Media’s new minority: Representation of autism in TV shows needs work


In the United States, 3.5 million people have been diagnosed with autism. It’s time to stop with the stereotypes.
Illustration by Yukiho Nishibayashi

J.T. BUCHHEIT | Chief Copy Editor

Television has always had a large influence on shaping people’s opinions of underrepresented people. As time has gone by, television has started to feature black characters and LGBT characters in different roles. Over the last couple of years, television has turned to a new minority: the autistic character.

As an autistic person myself, I am all for giving us more exposure. It heightens awareness and gives people more information about autism. People can watch actors portray us on television and learn about our unique talents and struggles.

Shows such as “Atypical,” “The Good Doctor” and even “Sesame Street” feature autistic characters in large roles, and while I am happy about the increased prevalence of autistics in the media, there is still work to be done.

One stereotype that needs to be quelled is that we are all savants in a certain category.

“The Good Doctor” is about an autistic surgeon who has the ability to diagnose conditions at a glance from minimal visual cues. “The Accountant” gives an autistic character prodigious mathematical and marksmanship skills. I will not mention “Rain Man,” because contrary to popular belief, the character he was based on was not autistic.

[perfectpullquote align=”full” cite=”” link=”” color=”” class=”” size=””]The fact that so many autistics in the media are portrayed this way seems like a way for writers to give a character a type of “superpower” that can make audiences ooh and ahh while at the same time provide an easy way to solve problems.[/perfectpullquote]

Only an estimated 10 percent of autistic people actually have savant-level abilities, according to the Autism Research Institute. The fact that so many autistics in the media are portrayed this way seems like a way for writers to give a character a type of “superpower” that can make audiences ooh and ahh while at the same time provide an easy way to solve problems. Does something seemingly impossible need to be accomplished? Autistic character to the rescue! It’s becoming a trope, and I’d like to see more realistic characterizations of autism.

This brings me to “Atypical.” The autistic character, Sam, does not have any savant-level abilities; rather, he simply has a special interest in penguins and Antarctica. This is realistic and believable, as nearly all autistic people, including me, have topics that we obsessively research and learn everything about.

It also draws attention to Sam’s sensory issues, especially his hypersensitivity to sound, which is a symptom that is glossed over all too often when showing an autistic character.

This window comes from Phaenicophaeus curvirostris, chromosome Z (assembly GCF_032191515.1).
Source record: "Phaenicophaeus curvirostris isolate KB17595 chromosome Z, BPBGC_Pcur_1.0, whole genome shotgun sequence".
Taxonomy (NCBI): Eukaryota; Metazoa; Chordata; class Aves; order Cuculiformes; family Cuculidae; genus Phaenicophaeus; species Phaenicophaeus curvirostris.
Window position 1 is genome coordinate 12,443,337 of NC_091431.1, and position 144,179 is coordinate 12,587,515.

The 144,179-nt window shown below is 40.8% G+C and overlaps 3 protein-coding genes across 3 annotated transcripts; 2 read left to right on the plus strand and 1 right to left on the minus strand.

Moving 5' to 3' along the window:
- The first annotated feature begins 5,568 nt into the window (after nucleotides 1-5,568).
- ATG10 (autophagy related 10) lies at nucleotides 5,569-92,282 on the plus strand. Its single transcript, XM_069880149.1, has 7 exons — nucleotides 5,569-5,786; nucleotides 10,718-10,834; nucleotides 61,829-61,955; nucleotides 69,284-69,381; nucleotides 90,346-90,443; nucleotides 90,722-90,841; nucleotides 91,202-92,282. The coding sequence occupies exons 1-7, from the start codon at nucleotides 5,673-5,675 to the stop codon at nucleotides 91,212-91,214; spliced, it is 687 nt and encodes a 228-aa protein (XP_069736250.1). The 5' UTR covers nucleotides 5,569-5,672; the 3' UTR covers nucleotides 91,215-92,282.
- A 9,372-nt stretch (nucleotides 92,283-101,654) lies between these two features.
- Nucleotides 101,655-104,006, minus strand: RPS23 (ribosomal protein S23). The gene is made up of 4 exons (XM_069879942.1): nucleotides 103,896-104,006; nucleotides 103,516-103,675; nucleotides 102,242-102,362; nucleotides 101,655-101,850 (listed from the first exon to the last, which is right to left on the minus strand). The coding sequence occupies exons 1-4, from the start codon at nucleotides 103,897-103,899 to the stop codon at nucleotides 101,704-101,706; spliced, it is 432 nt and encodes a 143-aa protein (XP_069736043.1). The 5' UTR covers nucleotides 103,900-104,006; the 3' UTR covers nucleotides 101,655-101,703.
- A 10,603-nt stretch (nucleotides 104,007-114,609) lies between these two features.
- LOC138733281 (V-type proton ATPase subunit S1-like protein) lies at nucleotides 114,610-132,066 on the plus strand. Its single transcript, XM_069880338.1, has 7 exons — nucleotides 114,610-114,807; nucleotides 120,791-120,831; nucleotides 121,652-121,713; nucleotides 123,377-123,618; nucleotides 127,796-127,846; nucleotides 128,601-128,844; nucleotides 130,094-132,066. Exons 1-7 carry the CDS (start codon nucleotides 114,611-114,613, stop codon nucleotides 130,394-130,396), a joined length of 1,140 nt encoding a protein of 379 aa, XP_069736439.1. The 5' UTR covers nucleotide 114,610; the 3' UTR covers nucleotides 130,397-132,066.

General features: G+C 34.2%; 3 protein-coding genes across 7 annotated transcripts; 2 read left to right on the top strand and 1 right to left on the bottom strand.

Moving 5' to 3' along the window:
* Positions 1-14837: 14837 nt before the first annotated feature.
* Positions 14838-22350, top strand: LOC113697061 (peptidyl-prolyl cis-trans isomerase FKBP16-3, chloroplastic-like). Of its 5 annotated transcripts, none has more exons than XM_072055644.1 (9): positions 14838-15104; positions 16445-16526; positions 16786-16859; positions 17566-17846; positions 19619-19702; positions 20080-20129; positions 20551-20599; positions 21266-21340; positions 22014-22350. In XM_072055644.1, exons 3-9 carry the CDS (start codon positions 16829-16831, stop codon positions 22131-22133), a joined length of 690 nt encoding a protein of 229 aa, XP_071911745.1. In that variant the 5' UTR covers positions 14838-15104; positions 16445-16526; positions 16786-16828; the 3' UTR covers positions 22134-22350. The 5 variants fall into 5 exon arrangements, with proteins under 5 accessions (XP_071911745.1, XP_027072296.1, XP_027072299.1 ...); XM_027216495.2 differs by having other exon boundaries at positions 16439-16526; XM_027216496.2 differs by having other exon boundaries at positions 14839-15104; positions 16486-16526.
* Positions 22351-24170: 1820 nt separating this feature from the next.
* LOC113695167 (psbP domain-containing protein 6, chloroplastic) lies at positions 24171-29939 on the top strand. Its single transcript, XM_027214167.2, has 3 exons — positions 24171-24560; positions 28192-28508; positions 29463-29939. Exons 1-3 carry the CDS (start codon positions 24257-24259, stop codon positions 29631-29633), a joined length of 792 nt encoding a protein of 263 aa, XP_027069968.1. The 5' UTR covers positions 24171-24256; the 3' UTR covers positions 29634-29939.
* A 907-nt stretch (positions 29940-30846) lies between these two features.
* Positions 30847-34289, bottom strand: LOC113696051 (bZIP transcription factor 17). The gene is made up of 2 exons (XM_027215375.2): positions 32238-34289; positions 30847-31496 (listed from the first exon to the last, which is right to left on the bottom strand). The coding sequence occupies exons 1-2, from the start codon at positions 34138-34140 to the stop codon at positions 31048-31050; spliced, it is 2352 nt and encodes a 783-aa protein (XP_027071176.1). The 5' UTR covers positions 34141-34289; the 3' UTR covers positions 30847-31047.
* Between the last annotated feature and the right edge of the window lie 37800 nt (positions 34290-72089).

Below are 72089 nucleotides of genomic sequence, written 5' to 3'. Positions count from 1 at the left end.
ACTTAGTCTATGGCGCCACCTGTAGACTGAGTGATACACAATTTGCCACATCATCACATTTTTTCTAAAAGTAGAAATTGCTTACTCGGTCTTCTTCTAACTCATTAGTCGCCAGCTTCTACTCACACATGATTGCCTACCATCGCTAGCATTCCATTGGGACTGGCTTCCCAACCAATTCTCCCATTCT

However, his symptoms do tend to be more severe and stereotypical than those of most autistic 18-year-olds. I can understand this, as some exaggeration is needed to get the point across about what many characters feel.

But then there’s TV’s No. 1 comedy. Nobody working on “The Big Bang Theory” has said that Sheldon Cooper is autistic, although his actor, Jim Parsons, has said Cooper has some tendencies of it. But anybody who knows something about high-functioning autism could spot the signs from a mile away.

Cooper has poor social skills, obsessive interests, adherence to habits and aversion to touch. But there is a recurring problem with shows that have autistics in large roles: The autistic person is often used as the main source of laughter. And while this can be used effectively, it is usually at the autistic’s expense.

Cooper is the most relatable character in the show for me. I completely understand his social blunders and absolute honesty, and more often than not, I side with him in the show. But he is treated as a burden by other characters, and his social gaffes and strictness with his routine are often used as points of derision in the show. The audience is supposed to laugh at his autistic tendencies.

“Atypical” also uses Sam’s autistic characteristics as a way to elicit laughs from the viewers. The goal now is to transition autistic characters from being featured in shows where their main purpose is to be the butt of jokes about their characteristics to understanding their value to the communities while not going overboard and stereotyping them all as savants. It’s a fine line, but they were able to achieve it with LGBT characters, so there’s no reason they can’t also do it with autistics.

I am happy that we are being featured more in the media, and I think as we go on, people will start to realize that we are more than a bunch of symptoms and can function as more than comic foil. There is a long way to go, but I am hopeful for the road ahead.